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Abstract: TH-OR075

Renal Artery Stenosis Magnifies Mitochondrial Damage, Aggravating Post-Stenotic Kidney Injury in Pigs with Metabolic Syndrome

Session Information

Category: Hypertension and CVD

  • 1403 Hypertension and CVD: Mechanisms


  • Aghajani Nargesi, Arash, Mayo Clinic Rochester MN, Rochester, Minnesota, United States
  • Tang, Hui, Mayo Clinic Rochester MN, Rochester, Minnesota, United States
  • Lerman, Lilach O., Mayo Clinic Rochester MN, Rochester, Minnesota, United States
  • Eirin, Alfonso, Mayo Clinic Rochester MN, Rochester, Minnesota, United States

Renal artery stenosis (RAS) often develops in the context of prevalent cardiovascular risk factors, and can induce hypertension, renal injury, and fibrosis. We have shown that metabolic syndrome (MetS) induces mitochondrial damage associated with glomerular hyperfiltration and tubular injury. We hypothesized that superimposition of RAS on MetS would exacerbate mitochondrial damage, aggravating post-stenotic kidney injury in swine.


Domestic pigs were studied after 16 weeks of either high-fat/high-fructose or standard diet with or without superimposed RAS (n=7 each). Single-kidney GFR was assessed in-vivo with multi-detector-CT, and renal tubular mitochondrial morphology ex vivo by electron microscopy. ATP production was measured by colorimetric/fluorimetric methods in isolated mitochondria and renal fibrosis by trichrome staining.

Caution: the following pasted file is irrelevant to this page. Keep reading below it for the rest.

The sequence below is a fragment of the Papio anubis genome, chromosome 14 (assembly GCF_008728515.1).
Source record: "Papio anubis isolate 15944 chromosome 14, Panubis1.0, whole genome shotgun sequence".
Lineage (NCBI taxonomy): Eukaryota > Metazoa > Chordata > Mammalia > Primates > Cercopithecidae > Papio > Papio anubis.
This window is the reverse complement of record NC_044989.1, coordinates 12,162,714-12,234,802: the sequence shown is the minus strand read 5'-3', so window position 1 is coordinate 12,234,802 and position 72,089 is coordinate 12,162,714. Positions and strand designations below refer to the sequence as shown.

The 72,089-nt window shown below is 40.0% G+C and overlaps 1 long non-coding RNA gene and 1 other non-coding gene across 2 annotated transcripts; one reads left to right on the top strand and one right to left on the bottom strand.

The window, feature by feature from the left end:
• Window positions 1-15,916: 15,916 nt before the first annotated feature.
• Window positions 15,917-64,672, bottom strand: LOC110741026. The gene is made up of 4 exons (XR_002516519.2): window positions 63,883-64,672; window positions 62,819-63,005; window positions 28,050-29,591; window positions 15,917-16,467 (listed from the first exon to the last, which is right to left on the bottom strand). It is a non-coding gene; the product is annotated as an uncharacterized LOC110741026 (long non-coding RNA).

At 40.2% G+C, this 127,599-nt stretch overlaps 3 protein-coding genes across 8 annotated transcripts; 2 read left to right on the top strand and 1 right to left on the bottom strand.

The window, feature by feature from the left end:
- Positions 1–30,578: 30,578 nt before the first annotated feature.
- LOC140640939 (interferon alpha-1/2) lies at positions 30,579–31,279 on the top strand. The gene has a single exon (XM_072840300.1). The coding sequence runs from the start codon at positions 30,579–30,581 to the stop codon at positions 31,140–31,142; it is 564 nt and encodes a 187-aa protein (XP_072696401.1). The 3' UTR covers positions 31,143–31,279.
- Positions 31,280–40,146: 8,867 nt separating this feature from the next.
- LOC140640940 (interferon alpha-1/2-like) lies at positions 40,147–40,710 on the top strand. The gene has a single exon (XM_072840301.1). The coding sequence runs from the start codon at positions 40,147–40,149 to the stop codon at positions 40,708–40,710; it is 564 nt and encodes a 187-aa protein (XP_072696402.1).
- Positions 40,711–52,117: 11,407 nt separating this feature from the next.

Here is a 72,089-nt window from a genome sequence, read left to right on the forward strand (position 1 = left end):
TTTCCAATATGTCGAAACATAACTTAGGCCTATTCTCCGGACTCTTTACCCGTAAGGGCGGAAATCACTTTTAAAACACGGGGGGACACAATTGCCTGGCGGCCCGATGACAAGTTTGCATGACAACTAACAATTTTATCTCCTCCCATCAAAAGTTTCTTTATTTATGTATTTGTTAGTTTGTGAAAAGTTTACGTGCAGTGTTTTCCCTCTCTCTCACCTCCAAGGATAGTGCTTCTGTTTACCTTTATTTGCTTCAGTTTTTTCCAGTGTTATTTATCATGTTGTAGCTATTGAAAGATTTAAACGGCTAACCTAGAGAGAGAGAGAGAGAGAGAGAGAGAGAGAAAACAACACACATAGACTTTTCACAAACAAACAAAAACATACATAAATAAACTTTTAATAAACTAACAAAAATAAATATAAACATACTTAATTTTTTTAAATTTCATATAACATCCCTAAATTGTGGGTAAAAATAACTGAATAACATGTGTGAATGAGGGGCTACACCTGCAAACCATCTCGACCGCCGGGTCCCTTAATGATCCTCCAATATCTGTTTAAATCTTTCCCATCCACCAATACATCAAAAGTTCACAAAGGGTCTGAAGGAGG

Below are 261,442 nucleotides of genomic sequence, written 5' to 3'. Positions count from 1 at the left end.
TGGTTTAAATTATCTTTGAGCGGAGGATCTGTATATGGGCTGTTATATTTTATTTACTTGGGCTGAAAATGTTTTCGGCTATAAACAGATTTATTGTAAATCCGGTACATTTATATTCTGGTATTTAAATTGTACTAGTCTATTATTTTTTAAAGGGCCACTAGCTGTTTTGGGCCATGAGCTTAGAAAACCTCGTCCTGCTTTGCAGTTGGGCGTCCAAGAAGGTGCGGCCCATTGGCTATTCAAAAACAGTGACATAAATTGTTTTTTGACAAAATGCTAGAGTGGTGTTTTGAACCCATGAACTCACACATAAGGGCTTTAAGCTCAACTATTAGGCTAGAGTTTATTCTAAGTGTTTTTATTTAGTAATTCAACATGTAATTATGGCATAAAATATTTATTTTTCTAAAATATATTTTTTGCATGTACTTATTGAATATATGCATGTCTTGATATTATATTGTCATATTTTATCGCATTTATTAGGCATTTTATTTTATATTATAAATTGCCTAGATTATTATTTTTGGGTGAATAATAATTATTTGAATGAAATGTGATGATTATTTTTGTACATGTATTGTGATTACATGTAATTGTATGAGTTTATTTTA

Blood pressure was higher in MetS, Lean+RAS, and MetS+RAS compared to Lean (Table). Both RAS groups achieved significant stenosis. Single-kidney GFR was higher in MetS vs Lean, but decreased in Lean+RAS and MetS+RAS vs. their respective controls. MetS+RAS further decreased renal mitochondrial matrix density (Fig. B-C) and ATP production (Fig. D), and increased renal fibrosis (Fig. E) compared to Lean+RAS.


RAS superimposed on MetS aggravates mitochondrial structural damage and dysfunction, which may contribute to structural injury and dysfunction in the post-stenotic kidney.


  • NIDDK Support